What makes a good final dissertation? A good start!
Recently I was at an Oulton Park test day, minding my own business watching a friend with his new race toy. I got there as he was setting up and watched the meticulous way that he set up his pit garage – tools, jacks, axle stands, tyres – everything in fact, before he got the car out. Once everything was checked for tightness, pressure and that it was working he set off. Quite handy he was as well; a nicely set up car, steady reduction in lap times, change a setting and go again – you know the score.
Following a set procedure, without trying to be a hero, and getting all the useful data, ready for a return on this investment at the race weekend.
For some strange (and mildly worrying) reason, this “following a process to get a result”, flicked me back to a recent question from a very able final year student who was, seemingly, completely lost. “On what?” I hear you ask.
The Big One, the Thing you have been driving towards….the final modules in your degree….The dreaded dissertation!
Don't Get in a Tizzy...
For some reason, many students get themselves tied up with this double module, the final assessment. They work themselves up into a right tizzy and what, until then, has been a solid academic performance, turns into a meltdown of epic proportions.
So, I am going to try and use the analogy of the test day procedure to shine a light on how to deliver a stress free dissertation (This should have some entertainment value! Ed.)
Before you go racing and before you go dissertating (Surely that is not a word? Ed. Look it up.. RG) the first thing you would do is read the rules.
Read the Rules
In our case the rules are the Assignment Brief. If you were racing you would decide whether you or the race car you had, could comply with the set parameters. If the answer is YES, then it is time to start thinking what needs doing.
Just like the test day, you need to be ready before you race off and write stuff – you need to set out your stall, you must prepare. You must set out your pit garage and check for tightness (Ooh err, Mrs, Ed.)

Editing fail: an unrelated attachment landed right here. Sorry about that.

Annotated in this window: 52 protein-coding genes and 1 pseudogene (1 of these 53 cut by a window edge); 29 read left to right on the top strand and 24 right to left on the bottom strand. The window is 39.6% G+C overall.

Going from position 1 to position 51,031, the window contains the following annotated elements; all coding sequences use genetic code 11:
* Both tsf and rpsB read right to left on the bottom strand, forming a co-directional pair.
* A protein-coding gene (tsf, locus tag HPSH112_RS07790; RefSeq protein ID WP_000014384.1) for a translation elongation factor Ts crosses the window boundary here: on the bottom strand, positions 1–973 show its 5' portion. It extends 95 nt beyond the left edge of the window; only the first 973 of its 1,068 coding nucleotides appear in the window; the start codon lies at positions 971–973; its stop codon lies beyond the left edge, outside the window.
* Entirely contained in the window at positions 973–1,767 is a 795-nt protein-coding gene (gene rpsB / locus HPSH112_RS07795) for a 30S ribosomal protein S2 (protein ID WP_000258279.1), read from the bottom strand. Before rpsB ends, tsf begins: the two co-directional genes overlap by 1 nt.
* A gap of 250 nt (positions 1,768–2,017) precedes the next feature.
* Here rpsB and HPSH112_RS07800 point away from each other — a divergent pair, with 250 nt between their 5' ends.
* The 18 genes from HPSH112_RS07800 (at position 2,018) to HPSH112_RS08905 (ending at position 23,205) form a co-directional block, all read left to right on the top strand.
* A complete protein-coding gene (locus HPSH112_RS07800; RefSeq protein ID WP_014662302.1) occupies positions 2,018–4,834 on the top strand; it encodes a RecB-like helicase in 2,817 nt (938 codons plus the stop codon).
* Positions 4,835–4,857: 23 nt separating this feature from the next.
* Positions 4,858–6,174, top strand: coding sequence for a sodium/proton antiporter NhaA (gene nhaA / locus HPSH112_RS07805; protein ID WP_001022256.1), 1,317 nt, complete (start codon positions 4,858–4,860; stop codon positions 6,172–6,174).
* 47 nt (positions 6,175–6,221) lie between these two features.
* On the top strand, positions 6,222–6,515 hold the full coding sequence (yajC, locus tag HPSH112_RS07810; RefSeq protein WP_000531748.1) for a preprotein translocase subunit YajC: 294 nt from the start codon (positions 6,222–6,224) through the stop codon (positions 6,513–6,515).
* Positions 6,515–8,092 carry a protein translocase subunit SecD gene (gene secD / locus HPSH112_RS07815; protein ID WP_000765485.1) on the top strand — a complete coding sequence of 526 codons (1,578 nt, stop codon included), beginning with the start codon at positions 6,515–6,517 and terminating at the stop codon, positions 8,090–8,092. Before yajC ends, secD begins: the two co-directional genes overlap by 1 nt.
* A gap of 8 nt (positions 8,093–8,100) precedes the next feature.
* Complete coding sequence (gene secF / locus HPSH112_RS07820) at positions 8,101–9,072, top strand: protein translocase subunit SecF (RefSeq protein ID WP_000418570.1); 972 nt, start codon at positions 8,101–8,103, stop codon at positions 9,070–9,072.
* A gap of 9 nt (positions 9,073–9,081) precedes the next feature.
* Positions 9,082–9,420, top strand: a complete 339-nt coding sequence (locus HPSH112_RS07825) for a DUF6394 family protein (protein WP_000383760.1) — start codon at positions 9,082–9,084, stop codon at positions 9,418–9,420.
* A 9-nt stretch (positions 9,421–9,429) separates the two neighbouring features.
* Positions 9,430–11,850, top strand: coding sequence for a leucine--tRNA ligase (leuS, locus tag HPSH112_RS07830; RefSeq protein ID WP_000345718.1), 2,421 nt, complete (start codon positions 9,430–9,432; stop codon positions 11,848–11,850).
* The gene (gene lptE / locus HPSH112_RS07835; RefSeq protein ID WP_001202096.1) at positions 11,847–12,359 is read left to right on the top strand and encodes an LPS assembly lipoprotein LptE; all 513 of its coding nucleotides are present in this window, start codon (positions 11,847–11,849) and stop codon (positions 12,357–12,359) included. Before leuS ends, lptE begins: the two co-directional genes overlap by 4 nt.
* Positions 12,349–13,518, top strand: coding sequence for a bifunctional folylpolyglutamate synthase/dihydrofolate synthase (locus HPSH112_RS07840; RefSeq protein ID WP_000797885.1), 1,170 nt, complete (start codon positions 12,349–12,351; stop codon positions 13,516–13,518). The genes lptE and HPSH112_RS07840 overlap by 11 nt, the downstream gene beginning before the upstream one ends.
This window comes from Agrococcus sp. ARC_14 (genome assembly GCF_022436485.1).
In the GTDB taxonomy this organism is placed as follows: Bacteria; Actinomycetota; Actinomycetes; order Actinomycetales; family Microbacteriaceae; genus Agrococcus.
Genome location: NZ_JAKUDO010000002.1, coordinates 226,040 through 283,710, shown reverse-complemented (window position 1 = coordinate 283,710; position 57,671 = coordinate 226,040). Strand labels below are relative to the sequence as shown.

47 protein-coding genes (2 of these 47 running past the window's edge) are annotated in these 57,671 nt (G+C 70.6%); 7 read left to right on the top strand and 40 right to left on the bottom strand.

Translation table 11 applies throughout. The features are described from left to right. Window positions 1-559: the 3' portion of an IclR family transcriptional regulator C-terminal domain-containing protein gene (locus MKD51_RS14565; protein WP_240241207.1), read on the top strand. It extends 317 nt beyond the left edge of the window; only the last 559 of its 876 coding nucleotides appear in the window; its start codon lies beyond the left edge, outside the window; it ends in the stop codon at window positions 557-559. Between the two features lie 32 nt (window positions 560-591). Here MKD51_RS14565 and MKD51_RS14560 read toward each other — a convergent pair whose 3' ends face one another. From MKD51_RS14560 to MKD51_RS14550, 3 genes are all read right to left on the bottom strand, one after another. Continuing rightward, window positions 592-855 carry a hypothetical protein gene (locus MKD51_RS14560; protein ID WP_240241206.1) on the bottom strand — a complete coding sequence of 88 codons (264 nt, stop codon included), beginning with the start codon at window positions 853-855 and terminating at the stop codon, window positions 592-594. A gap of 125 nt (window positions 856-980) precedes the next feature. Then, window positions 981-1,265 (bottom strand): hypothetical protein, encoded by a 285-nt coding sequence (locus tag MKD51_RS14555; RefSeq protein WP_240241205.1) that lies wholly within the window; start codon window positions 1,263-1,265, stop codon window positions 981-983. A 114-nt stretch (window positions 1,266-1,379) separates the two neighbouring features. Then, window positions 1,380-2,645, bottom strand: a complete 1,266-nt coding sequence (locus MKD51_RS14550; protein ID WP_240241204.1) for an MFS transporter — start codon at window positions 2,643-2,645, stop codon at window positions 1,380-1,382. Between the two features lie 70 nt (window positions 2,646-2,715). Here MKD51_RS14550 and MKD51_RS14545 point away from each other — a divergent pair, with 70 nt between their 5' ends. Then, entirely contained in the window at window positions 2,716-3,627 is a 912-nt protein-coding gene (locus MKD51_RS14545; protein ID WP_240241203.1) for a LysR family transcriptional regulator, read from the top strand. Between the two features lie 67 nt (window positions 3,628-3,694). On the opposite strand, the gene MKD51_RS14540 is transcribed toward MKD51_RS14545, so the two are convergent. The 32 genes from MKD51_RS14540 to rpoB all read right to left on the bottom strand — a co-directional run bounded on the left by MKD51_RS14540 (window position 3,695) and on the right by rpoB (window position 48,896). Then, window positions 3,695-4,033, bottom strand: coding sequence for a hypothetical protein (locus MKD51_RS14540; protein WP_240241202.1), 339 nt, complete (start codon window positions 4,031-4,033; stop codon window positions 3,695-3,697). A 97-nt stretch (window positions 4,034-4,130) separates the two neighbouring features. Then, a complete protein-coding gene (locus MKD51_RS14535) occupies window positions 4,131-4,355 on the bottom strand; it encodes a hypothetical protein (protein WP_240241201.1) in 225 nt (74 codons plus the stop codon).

What are you going to dissertate on? Before you get going, you have to have a long, cold, hard, look at the subject matter. Your supervisor will be helpful here as they will have the experience to guide you. So, when you put the subject as “The Next Moon Landing” in front of them, they may well say “Do you think you have the time, knowledge and skill to deliver this?” Or, of course, the reply may be something slightly less eloquent but more direct.
In other words, your subject must be big enough to deliver a full project, of a strong enough quality to get you over the line, but not so big that you need to change tack half way through just to deliver on time.
This is probably the biggest unseen, unexpected problem I encounter as a dissertation supervisor; the subject is too big and too wide ranging
Closely followed by…………………
Now, I need to explain that my editor has gone off on one at this point, chuntering on about “how could a slightly incorrect title make a difference?” If you will let me just put her back in her box, I will explain.
If we put this into a racing context. My subject is, say, Setup Optimisation. I have not passed this across my supervisor, so they have not asked the eloquent question I referred to earlier.
This might make my title “Suspension optimisation for an F1 car”. Not a bad title; it says what it means so that will do.
No, it will not do – To the layperson the suspension might just be the gubbins that holds the chassis off the ground but to us it is an immensely complicated set of systems to allow the race car to perform at its best on the track.
With a title like that you have set yourself up to deliver detail about THE WHOLE suspension, front and rear and ALL the ways of optimising those parts; a huge undertaking and impossible for a dissertation and probably even a book! You will have bitten off more than you can possibly chew. This is a recipe for an absolute disaster.
Since the marking scheme will certainly include an examiners requirement to check whether the title and the content match up and are aligned, then you cannot leave any area undiscussed or you just have not delivered on your project and swathes of marks will be lost.
Read that last paragraph again – you can stuff your whole dissertation with your title, before you have even started.
I would say that I ask my students to revise their titles an average of three times after the initial on the phone discussion. As well as getting the title right, this also means that the student has had at least a couple of reviews of what they are taking on, before they actually settle down – I have had more than 1 student that has binned their first idea because they underestimated the task they had put in front of themselves.
Coming back to the analogy – would you go to a test day and then the race without all the knowledge and the kit….and expect to do well or perhaps even finish? No, of course you wouldn’t, so do not so that with your dissertation.
Next month we can look at the Literature Review; it is not what you might expect.